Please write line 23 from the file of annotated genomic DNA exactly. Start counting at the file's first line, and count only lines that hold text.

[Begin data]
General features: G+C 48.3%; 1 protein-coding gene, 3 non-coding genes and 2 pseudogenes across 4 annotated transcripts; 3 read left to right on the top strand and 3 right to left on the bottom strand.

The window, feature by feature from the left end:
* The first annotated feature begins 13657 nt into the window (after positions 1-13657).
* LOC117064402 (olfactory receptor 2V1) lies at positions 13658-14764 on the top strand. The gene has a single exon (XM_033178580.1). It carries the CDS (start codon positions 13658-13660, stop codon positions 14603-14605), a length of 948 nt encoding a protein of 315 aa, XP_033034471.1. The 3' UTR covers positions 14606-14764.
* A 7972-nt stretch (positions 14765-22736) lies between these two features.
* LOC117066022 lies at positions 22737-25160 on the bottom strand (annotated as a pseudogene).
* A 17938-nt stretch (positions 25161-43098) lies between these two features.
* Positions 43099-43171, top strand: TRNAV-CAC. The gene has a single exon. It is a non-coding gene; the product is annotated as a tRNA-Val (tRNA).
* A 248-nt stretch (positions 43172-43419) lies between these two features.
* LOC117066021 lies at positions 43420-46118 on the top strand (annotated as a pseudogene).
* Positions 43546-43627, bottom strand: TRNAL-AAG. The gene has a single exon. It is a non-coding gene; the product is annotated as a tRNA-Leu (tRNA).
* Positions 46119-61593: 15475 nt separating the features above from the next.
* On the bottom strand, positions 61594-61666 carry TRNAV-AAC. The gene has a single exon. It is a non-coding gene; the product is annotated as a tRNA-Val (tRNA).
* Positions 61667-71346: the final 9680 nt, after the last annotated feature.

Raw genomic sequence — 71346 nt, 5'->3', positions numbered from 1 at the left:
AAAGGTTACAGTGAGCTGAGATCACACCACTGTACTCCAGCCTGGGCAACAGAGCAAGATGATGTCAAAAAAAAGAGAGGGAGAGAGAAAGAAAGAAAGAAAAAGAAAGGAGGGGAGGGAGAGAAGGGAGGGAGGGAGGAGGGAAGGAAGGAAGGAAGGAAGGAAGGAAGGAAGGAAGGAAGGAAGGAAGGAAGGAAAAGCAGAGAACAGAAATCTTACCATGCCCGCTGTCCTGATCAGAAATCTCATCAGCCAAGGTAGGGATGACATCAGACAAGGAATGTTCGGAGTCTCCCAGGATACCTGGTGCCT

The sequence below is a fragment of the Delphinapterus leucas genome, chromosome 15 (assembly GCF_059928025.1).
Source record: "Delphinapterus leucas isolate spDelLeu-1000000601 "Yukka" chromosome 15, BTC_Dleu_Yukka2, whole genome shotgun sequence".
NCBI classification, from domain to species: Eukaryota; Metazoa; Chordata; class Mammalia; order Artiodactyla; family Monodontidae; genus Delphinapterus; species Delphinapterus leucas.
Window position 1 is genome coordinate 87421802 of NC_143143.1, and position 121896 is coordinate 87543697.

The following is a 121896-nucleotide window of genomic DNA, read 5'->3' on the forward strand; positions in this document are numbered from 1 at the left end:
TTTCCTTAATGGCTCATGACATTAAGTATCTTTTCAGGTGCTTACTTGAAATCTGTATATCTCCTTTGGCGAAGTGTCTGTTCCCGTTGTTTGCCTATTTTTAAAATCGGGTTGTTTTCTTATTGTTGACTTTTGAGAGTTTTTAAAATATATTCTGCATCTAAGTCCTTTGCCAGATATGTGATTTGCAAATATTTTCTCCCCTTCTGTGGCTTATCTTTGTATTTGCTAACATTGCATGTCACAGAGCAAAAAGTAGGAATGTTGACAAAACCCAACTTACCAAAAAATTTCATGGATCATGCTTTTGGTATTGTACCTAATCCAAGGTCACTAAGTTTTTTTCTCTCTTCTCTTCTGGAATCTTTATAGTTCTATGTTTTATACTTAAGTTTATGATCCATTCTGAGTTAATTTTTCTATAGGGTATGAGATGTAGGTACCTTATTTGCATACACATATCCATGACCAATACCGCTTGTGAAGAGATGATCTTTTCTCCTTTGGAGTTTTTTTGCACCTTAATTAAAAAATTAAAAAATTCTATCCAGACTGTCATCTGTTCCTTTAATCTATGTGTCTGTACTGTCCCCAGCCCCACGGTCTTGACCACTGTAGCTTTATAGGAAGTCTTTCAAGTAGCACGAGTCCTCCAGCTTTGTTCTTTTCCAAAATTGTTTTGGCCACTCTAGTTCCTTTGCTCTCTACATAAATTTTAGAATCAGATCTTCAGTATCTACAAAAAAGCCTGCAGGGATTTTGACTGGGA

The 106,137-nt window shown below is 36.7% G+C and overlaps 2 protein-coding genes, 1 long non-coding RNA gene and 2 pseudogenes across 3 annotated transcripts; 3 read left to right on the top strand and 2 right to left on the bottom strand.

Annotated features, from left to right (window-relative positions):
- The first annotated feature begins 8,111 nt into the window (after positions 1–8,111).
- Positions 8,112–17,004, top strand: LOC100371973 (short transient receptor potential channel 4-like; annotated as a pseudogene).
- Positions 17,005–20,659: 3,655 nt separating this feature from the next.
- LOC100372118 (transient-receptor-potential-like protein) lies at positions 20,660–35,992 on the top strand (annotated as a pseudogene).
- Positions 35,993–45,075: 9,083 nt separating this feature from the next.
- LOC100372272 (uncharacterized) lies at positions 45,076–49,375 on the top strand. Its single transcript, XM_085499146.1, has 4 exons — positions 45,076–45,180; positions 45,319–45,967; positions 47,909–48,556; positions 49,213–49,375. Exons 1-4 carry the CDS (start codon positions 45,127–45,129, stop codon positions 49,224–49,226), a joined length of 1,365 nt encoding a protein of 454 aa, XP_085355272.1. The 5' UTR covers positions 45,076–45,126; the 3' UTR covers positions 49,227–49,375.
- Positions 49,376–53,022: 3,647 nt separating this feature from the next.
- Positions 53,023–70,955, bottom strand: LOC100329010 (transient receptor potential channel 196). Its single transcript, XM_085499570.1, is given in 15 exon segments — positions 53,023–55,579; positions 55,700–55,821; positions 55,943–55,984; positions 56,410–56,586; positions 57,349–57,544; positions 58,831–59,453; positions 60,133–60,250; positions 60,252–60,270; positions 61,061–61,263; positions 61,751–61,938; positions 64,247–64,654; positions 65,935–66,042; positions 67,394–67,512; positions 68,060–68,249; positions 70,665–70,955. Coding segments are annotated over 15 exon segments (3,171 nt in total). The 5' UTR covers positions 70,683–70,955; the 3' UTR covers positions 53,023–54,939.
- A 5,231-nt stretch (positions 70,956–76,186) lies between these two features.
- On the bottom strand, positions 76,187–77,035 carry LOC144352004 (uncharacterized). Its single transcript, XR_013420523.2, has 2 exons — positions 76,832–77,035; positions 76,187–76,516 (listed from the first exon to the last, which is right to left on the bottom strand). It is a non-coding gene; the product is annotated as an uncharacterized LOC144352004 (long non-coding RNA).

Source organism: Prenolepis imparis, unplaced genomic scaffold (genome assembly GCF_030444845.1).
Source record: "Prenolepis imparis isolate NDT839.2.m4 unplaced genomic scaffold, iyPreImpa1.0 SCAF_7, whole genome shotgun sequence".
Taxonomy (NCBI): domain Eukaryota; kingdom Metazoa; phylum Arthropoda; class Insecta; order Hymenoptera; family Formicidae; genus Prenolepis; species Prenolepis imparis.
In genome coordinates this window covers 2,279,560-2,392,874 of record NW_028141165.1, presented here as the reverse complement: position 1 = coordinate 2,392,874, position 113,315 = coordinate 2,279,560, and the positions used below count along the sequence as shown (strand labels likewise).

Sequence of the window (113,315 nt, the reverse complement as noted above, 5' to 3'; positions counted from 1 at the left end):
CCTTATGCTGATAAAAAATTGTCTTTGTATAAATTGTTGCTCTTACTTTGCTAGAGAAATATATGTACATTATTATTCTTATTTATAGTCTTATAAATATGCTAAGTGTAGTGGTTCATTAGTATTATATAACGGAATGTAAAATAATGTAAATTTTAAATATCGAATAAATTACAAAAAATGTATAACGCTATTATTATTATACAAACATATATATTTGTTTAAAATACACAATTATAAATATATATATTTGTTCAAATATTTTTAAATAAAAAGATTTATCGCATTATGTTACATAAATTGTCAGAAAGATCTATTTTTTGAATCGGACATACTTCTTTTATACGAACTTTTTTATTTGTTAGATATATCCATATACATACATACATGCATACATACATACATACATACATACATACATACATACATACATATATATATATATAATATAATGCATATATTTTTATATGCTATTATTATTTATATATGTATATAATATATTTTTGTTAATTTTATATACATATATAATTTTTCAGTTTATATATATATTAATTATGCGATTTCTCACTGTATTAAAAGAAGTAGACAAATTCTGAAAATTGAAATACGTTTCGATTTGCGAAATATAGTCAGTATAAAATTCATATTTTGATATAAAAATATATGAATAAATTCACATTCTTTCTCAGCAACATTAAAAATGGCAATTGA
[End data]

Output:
The 106,137-nt window shown below is 36.7% G+C and overlaps 2 protein-coding genes, 1 long non-coding RNA gene and 2 pseudogenes across 3 annotated transcripts; 3 read left to right on the top strand and 2 right to left on the bottom strand.